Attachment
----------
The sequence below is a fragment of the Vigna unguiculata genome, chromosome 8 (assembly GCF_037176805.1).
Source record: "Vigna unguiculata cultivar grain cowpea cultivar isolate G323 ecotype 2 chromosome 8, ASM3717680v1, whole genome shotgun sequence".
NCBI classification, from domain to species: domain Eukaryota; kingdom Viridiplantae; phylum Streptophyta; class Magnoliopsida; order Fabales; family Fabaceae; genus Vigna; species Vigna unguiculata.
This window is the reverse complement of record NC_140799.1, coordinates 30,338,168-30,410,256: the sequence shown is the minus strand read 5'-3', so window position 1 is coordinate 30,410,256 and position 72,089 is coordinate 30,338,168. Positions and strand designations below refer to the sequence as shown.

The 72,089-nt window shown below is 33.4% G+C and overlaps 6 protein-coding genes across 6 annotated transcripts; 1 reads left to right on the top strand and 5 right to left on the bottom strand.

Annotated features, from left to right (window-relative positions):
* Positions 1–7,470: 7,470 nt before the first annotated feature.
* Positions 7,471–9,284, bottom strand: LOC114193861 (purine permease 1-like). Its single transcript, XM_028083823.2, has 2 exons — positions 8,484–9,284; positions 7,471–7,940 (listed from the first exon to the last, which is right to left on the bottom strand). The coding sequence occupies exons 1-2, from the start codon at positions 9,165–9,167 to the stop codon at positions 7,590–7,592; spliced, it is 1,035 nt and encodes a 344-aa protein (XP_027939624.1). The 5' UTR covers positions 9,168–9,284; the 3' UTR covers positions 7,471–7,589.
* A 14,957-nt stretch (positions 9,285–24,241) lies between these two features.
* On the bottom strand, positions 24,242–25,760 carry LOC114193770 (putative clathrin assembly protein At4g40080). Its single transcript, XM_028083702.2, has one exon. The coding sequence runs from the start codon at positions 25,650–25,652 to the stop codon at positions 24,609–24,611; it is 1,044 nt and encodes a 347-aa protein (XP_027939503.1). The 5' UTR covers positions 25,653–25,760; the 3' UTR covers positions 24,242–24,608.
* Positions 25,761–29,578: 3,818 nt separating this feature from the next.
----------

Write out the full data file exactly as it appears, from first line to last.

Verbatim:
The sequence below is a fragment of the Vigna unguiculata genome, chromosome 8 (assembly GCF_037176805.1).
Source record: "Vigna unguiculata cultivar grain cowpea cultivar isolate G323 ecotype 2 chromosome 8, ASM3717680v1, whole genome shotgun sequence".
NCBI classification, from domain to species: domain Eukaryota; kingdom Viridiplantae; phylum Streptophyta; class Magnoliopsida; order Fabales; family Fabaceae; genus Vigna; species Vigna unguiculata.
This window is the reverse complement of record NC_140799.1, coordinates 30,338,168-30,410,256: the sequence shown is the minus strand read 5'-3', so window position 1 is coordinate 30,410,256 and position 72,089 is coordinate 30,338,168. Positions and strand designations below refer to the sequence as shown.

The 72,089-nt window shown below is 33.4% G+C and overlaps 6 protein-coding genes across 6 annotated transcripts; 1 reads left to right on the top strand and 5 right to left on the bottom strand.

Annotated features, from left to right (window-relative positions):
* Positions 1–7,470: 7,470 nt before the first annotated feature.
* Positions 7,471–9,284, bottom strand: LOC114193861 (purine permease 1-like). Its single transcript, XM_028083823.2, has 2 exons — positions 8,484–9,284; positions 7,471–7,940 (listed from the first exon to the last, which is right to left on the bottom strand). The coding sequence occupies exons 1-2, from the start codon at positions 9,165–9,167 to the stop codon at positions 7,590–7,592; spliced, it is 1,035 nt and encodes a 344-aa protein (XP_027939624.1). The 5' UTR covers positions 9,168–9,284; the 3' UTR covers positions 7,471–7,589.
* A 14,957-nt stretch (positions 9,285–24,241) lies between these two features.
* On the bottom strand, positions 24,242–25,760 carry LOC114193770 (putative clathrin assembly protein At4g40080). Its single transcript, XM_028083702.2, has one exon. The coding sequence runs from the start codon at positions 25,650–25,652 to the stop codon at positions 24,609–24,611; it is 1,044 nt and encodes a 347-aa protein (XP_027939503.1). The 5' UTR covers positions 25,653–25,760; the 3' UTR covers positions 24,242–24,608.
* Positions 25,761–29,578: 3,818 nt separating this feature from the next.